In order for a foreign company to be of any scale and success in
China, it has to rely on third parties. Third parties are also one
of the biggest risk areas facing companies operating in China. Here
are five things you need to know about third party risk in
1. Third Parties are riskier than you think
Companies operating in China often focus on gifts and
entertainment when it comes to enforcement risks. But the use of
third parties is going to pose a much larger risk. Why? Companies
face the greatest enforcement risk when they are spending a
significant amount of money, which most often occurs with third
"Although meals and entertainment are going to be a
consistent concern, they will never amount to the same volume of
dollars and, consequently, the magnitude or risk that these third
parties pose." – Nathaniel Edmonds
2. Bribery is going further underground in China
Over the past decade, a persistent regulatory focus on China by
U.S. regulators has led to heightened due diligence on business
partners and more comprehensive financial controls and oversight.
As a result, we are seeing a greater awareness in the market of the
compliance requirements of multinational companies. However, this
increased understanding has in some cases caused improper payments
to shift to new areas, making them more difficult to detect.
"In Mandarin, they say that
– "for every policy, there is a counter
measure." For every new innovation in a compliance program,
there is a work-around or a new strategy to evade that control. For
that reason, compliance programs must constantly evolve."
– Ananda Martin
3. Risks will vary by industry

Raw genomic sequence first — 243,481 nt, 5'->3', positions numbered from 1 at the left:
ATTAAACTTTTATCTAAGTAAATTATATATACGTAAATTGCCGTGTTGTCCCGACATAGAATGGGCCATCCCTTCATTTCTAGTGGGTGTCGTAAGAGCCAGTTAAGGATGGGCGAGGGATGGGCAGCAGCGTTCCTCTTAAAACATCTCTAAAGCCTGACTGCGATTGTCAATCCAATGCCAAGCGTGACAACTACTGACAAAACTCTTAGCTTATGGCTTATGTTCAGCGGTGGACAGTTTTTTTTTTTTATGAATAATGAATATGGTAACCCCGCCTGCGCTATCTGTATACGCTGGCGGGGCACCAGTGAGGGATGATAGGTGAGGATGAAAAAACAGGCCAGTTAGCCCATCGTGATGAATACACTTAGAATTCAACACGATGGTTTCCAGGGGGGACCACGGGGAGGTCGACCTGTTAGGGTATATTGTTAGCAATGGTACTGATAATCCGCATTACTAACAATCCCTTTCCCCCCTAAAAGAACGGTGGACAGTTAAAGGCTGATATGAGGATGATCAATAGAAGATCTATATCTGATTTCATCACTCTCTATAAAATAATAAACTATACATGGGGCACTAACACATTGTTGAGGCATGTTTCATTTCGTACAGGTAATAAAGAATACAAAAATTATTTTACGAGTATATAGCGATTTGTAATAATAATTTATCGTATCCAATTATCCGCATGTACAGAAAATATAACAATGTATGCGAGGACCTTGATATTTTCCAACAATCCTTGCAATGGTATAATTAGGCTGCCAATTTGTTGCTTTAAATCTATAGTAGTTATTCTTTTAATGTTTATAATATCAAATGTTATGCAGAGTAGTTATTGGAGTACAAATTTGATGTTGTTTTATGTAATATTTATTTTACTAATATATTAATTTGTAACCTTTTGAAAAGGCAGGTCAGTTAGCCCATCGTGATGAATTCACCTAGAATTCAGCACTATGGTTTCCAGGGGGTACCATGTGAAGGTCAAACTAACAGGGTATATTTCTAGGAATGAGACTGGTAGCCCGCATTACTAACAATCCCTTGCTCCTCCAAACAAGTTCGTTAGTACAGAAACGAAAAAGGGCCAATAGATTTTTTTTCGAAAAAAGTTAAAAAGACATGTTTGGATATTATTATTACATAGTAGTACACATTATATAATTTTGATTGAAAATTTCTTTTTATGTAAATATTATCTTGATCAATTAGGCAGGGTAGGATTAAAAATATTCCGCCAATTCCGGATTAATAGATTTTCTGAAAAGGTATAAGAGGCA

In different industries, there are varying types of technical
advisors or consultants that are given different names as
corruption schemes evolve. Those third parties are accustomed to
extract large sums of money from a company to create a slush fund
from which money can be passed on to government officials
improperly. What these risky service providers look like is very
industry specific and in some ways business specific depending on
the approach of how a company is going to market.
"Companies need to be very aware of their own specific
risks and should not just look broadly at 'China risks.'
Doing so sometimes misunderstands how specific the industries are
and how each of those employees and business advisors can be
ingenious in their way of avoiding the controls." –
4. Location is a factor
Preventing corruption becomes more challenging the farther you
travel from metropolitan centers. In more remote areas, companies
often find it difficult to implement centralized payment and
procurement systems due to the limitations of local vendors. They
may also find that they have fewer reputable local agents and
consultants to choose from, increasing the risk of conflicts of
interest between those third party service providers and government
"The further you go from 'tier-one' cities like
Shanghai and Beijing, the more likely you will run into due
diligence dead ends." – Ananda Martin
5. For any business in China, third party risks arise with or
without government interaction.
In China, unlike many other countries, there are significant
government interactions at nearly every stage of a business
transaction. Whenever there is a government interaction – and
whenever a third party is interacting with the government on a
company's behalf – that creates risk.
"Some of the most obvious examples are the ones where a
company's customers include the government or state-owned
entities. In those interactions, either in obtaining the contract
or in maintaining that contract afterwards, there are pretty
significant third party risks." – Nathaniel Edmonds
Running a business in China also presents many third party
risks, even when the government is not a customer, because
operating often requires numerous regulatory approvals and
licenses. There are various third parties who can help a company
navigate regulatory complexities, particularly with regards to
licensing and permitting. But in the absence of proper due
diligence, these "advisors" can pose significant risks to
companies unfamiliar with the risks of the Chinese market.
The content of this article is intended to provide a general
guide to the subject matter. Specialist advice should be sought
about your specific circumstances.
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